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Military father who snubbed Tony Blair speaks out: ‘Let’s stop the bloody wars’

Peter Brierley, whose son Shaun was killed in Iraq in 2003, made headlines last week by accusing Tony Blair of having blood on his hands at an Iraq war commemoration service. Peter spoke to Siân Ruddick about his opposition to the "war on terror&

Issue No. 2173

What do you think about the war in Afghanistan?

At first I felt hypocritical condemning the war in Afghanistan. One of the reasons I was opposed to the Iraq war was that it was illegal, but Afghanistan was sanctioned by the United Nations.

But I realised that there was no difference between the wars in Afghanistan and Iraq.

You just have to look at the situation in Afghanistan – there is no clear plan and soldiers are dying every day.

We could be there for ten or 100 years and it’ll be the same story. More lads will be killed and no one will be able to say we “won”.

Before your son died, how did you see the war in Iraq?

I believed we were under threat and we had to go to war to defend ourselves. I believed what the government said about weapons of mass destruction.

I changed my mind when Shaun died. I started to campaign, really to keep Shaun’s name going so that he didn’t just become a number.

I remember standing in Leeds, arguing with people on the Stop the War Coalition stall.

I believed what Tony Blair told us and so did Shaun. Shaun died believing he was protecting his country.

What do you think about the reasons our government has given for the war?

I don’t think that terrorism is the true reason we’re there. Some may emanate from the region but most is the result of a backlash against the invasion.

It was never as clear-cut as George Bush and Tony Blair said it was after 9/11.

Many people have been drawn into the resistance from other countries, including Britain, as a reaction to the war.

Do you see yourself as part of the anti-war movement?

I do now, yes. In the beginning I was campaigning on my own for the release of the legal advice that Blair used to justify the war to parliament.

When it was leaked I went on Channel 4 News and I said that we needed an inquiry.

That same day I got a call from the Stop the War Coalition, which was starting legal action against the government.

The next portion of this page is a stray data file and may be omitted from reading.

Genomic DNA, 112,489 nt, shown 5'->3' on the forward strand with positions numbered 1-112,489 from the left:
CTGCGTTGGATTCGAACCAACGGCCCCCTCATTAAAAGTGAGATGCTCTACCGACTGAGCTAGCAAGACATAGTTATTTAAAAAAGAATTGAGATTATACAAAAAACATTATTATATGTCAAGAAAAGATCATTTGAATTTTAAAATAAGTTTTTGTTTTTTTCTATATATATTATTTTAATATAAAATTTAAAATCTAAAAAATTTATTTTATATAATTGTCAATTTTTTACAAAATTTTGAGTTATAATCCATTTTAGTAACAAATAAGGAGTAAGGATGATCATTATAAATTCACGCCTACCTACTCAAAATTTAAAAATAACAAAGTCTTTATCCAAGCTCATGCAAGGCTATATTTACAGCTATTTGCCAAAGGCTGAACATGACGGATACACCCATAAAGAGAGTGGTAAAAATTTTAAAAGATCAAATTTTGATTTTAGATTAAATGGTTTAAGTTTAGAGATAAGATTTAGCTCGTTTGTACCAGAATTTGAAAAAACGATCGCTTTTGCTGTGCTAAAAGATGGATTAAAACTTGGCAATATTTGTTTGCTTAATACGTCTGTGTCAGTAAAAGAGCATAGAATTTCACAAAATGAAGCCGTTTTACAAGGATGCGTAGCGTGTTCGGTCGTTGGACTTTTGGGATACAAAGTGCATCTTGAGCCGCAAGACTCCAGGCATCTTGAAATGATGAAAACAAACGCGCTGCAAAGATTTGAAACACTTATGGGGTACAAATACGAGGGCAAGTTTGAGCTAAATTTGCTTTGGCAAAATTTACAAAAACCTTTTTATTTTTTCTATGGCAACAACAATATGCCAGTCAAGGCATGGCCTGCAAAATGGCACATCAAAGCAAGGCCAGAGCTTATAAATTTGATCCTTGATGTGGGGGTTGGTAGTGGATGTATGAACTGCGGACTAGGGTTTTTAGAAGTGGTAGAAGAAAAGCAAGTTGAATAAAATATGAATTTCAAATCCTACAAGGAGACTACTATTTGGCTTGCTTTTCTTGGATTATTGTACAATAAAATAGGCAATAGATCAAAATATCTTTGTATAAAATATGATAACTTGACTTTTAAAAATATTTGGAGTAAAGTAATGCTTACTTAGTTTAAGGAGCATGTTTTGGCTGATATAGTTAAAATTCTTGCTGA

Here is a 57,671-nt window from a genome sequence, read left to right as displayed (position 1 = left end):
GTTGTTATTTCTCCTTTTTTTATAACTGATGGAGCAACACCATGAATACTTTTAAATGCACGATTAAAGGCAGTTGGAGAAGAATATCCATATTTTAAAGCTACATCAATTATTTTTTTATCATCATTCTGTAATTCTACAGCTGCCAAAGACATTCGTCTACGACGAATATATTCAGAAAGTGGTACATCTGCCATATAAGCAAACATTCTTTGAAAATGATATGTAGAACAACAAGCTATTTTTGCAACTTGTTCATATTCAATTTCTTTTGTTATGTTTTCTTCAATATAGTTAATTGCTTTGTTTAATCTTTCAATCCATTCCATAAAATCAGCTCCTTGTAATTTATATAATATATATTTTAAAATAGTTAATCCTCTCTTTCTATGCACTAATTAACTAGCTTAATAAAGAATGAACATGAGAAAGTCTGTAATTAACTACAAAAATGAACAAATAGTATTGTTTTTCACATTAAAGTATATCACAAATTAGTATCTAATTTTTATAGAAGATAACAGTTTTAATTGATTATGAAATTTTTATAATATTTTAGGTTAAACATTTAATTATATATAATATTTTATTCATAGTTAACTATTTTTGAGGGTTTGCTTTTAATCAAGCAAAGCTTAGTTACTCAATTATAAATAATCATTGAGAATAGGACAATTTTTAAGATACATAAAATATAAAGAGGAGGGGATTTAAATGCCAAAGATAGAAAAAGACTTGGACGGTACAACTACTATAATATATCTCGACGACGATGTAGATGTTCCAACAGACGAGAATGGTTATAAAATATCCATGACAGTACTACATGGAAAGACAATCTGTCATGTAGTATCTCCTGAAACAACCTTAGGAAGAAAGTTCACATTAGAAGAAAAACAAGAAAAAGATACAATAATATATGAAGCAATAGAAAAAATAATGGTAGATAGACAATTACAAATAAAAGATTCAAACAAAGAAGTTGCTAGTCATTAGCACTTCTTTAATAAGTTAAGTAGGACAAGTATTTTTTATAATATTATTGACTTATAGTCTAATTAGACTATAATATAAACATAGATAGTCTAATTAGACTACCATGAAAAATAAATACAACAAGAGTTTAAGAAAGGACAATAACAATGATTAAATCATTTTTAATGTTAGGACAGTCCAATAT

A few days after that I went and handed in a petition with others from Military Families Against the War.

I’ve been on quite a few demos now.

What do you want to say to the government?

My message to the government is: this is an unfair, unjust war. Bring the troops home now.

Who gave it permission to go and invade another country?

People have different ways of life and we can’t say to them, “Live by our laws.”

The only thing we’ve taught people in Afghanistan is how to fix votes, as happened in the recent elections.

Why is it important to support the march on 24 October to bring the troops home?

The government will see the troops out of Afghanistan demonstration in London on 24 October and take notice. I believe marching makes a difference.

I started campaigning for two reasons – to keep Shaun’s name alive and to get an inquiry.

I believe I have done the first one. And it took six and a half years to get an inquiry but we got it.

By being on the streets we get closer to the point of bringing the troops home.

Everyone should bring one or two other people – people who have never been on a demonstration before, who aren’t activists.

There are people everywhere who watch the demonstrations on TV but don’t come out.

I used to be the person who sat in the chair. I didn’t know who to contact to get involved but I’d watch the protests and think, “I want to be part of that.”

It took my son’s death to push me into doing something.

Demonstrate to show the government that we are strong.

Afghanistan: bring the troops home,
assemble 12 noon, Saturday 24 October, Hyde Park, London: March to Trafalgar Square.
» www.stopwar.org.uk


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Tue 13 Oct 2009, 18:11 BST
Issue No. 2173
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